Let’s start to know you as a person. Please share about yourself – where you grew up, what do you do unwind, books you love, movies etc.
Ankur: I am one of the co-founders of Gobbly. I was born and raised in Jaipur. I did my B tech in chemical engineering from IIT Delhi and also did Business Administration, minor degree from IIT Delhi itself. Post that I joined PwC where I was a BI consultant, and my project was with the planet retail. I met Amit at PwC we both started TeaHalt just after quitting PwC. I am a big movie buff and love action flicks and I have almost watched all the action movies, I also like to play Squash and that’s my daily refresher. I have always been the numbers guy in both my companies as I love to work with numbers and that’s what I’m doing in Gobbly too.
What Made you Consider being an entrepreneur?
Ankur: I saw this famous speech of Steve Jobs when I was in the third year of college and that was a game changer for me as I always dreamt of starting something of my own and good ideas always come in due time. So, when I passed out of IIT, I had nothing on my mind as such and I joined PwC but where I met Amit with him I found a great compatibility match, he also had a similar mindset and was very keen on doing something of his own. A lot of thought went into what should we do and after a million debate and discussion we started TeaHalt, that was our first company. In terms of TeaHalt, it is a profitable venture and its is growing organically. Around one and a half years back we moved out of TeaHalt and thought that our role as an entrepreneur, in that venture was pretty much over and the company with the proper management, could grow on its own. Post that we did a lot of brainstorming becaue this time we wanted to do something that was much more scalable, tech oriented, as compared to our first venture. And after a lot of research and considering our background and our experience, we got into the concept of automated retail. And that’s where Gobbly was born and our story began.
Amit: During my college days, I was very passionate about doing things on my own and my stint with PWC and meeting Ankur was a deciding factor. The main reason is that somehow we realized that we were a small part of a very big structure and are not making the desired impact. That’s why we decided to start something of our own. I think if you want to make the impact yourself then being dependent on somebody wouldn’t help. Since we were very keen to start something by ourselves and we’ve been very close observers of what are the problems that the consumers are facing and the market gaps. We are very passionate about institutional retail and studied in depth the problems of Institutional retail, how the buying patterns of millennials are changing, the problems they are facing and how we can make retail better and give a superior retail experience. That’s how we ended up starting our first company and now our second company which is Gobbly. Gobbly I believe is a technology take on how to make retail better, how to make it superior, how to make retail digital and how to make it automated. That’s what we’re trying to do. During the journey, a few moments are very redefining, for example; your first sales pitch, your first outlet opening, first customer and I think the biggest joy for an entrepreneur is just that, those moments.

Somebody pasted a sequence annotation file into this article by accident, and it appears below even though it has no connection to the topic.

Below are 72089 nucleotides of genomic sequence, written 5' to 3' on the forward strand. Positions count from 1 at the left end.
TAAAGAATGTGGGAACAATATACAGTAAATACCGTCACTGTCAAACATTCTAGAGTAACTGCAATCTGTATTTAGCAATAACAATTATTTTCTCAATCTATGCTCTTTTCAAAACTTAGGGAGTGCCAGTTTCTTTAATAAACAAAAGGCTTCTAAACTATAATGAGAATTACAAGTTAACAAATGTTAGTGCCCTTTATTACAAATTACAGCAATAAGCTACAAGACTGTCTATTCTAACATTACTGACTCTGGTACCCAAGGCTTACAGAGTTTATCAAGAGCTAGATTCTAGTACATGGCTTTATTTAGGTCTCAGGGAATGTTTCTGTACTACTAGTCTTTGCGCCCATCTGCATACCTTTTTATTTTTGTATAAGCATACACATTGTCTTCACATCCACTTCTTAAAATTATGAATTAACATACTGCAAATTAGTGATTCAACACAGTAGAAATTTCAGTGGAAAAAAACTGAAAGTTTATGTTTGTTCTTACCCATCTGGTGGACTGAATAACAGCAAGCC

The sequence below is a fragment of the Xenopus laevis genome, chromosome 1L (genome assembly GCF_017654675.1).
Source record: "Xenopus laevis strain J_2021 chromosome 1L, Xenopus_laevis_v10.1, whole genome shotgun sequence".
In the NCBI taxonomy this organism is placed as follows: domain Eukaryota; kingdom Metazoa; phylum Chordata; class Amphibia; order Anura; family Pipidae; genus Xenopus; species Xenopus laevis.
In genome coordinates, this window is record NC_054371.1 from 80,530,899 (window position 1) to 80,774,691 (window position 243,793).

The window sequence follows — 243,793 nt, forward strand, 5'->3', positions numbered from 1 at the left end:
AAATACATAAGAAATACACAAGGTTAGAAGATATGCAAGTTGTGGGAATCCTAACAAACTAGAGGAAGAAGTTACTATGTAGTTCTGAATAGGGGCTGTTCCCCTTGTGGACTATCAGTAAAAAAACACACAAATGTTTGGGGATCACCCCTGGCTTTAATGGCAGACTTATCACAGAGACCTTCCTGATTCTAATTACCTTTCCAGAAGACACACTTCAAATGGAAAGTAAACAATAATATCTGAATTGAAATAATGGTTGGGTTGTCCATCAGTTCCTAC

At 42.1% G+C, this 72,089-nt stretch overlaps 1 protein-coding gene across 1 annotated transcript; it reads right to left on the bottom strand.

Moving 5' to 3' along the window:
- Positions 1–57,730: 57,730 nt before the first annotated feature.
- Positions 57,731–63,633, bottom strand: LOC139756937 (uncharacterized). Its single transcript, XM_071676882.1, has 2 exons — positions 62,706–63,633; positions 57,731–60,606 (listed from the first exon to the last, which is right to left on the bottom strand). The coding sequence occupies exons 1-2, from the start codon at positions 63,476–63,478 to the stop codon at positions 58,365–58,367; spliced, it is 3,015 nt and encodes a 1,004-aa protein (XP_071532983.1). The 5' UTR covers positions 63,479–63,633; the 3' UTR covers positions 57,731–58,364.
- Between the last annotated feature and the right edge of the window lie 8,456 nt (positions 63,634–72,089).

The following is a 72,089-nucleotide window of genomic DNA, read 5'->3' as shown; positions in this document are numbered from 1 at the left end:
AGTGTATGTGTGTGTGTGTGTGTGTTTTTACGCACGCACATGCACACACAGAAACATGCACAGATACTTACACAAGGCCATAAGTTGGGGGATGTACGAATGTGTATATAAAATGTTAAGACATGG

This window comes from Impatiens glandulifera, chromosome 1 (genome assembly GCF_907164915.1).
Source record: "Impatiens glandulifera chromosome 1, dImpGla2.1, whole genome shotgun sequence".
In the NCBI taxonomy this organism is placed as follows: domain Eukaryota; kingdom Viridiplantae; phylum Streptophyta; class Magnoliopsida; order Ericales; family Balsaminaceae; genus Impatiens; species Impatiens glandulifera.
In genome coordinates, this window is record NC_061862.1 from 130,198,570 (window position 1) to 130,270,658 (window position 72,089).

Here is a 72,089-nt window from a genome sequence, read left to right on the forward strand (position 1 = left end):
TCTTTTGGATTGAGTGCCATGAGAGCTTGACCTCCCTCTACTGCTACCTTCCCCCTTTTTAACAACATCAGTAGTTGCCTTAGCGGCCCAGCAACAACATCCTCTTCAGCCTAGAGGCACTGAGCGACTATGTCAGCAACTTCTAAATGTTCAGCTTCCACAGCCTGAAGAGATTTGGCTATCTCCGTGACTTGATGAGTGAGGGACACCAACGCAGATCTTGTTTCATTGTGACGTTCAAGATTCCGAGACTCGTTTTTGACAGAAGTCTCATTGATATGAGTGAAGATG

The biggest success is when our first Gobbly outlet opened in RWA society in Gurgaon. Initially, when you pitch to someone they have their reservations because of the size of the company and over all experience in the field. So, a big plunge is also needed from the customer’s side to solve the problem. We’re very glad that they took the plunge and allowed us to install Gobbly in their society. We are glad to have also received great reviews from the customers. That is what the happiest moment in the life of an entrepreneur is.
What were the Key initial challenges you faced?
Amit: Understanding what the customer actually needs. So, we spoke to a lot of customers from colleges, corporates, RWAs and tried to study them, to know their buying patterns, categorizing the buying patterns and dividing them into monthly, weekly and daily purchases, brand preference and lastly and most importantly why would customers go digital – this is where I think we cracked the model.
Ankur: Yeah that’s right and one more important aspect was the technology that we were building, we are the only ones who are doing everything in house completely based out of India. We are manufacturing our hardware in India itself. Also to add to that getting the right model,cright technology at the right price was another big challenge because technology initially is very expensive to build. Being a start-up, getting the beta phase right and raising some funds and then launching into the market was a very critical phase for us. So,whenever you face any kind of challenges, I think a common funda for entrepreneurs is that you just Hussle, just keep on going. You try to find out various ways of solving that problem and in the Indian mindset you call it Jugad, so as a startup you should be actively doing Jugaads and should be good at hustling. So that’s the key to face or solve any kind of challenges that you face initially or probably during the whole course of this journey.
Amit: So I agree, challenges and resource crunch will be part and parcel of the entrepreneurial journey. And as an entrepreneur you need to be street smart and nimble. There will be moments where you will have to learn and do things on your own because there is a resource crunch, you don’t get employees for every vertical to do things at an early stage. After some time everything will be easy but initially there will always be a resource crunch.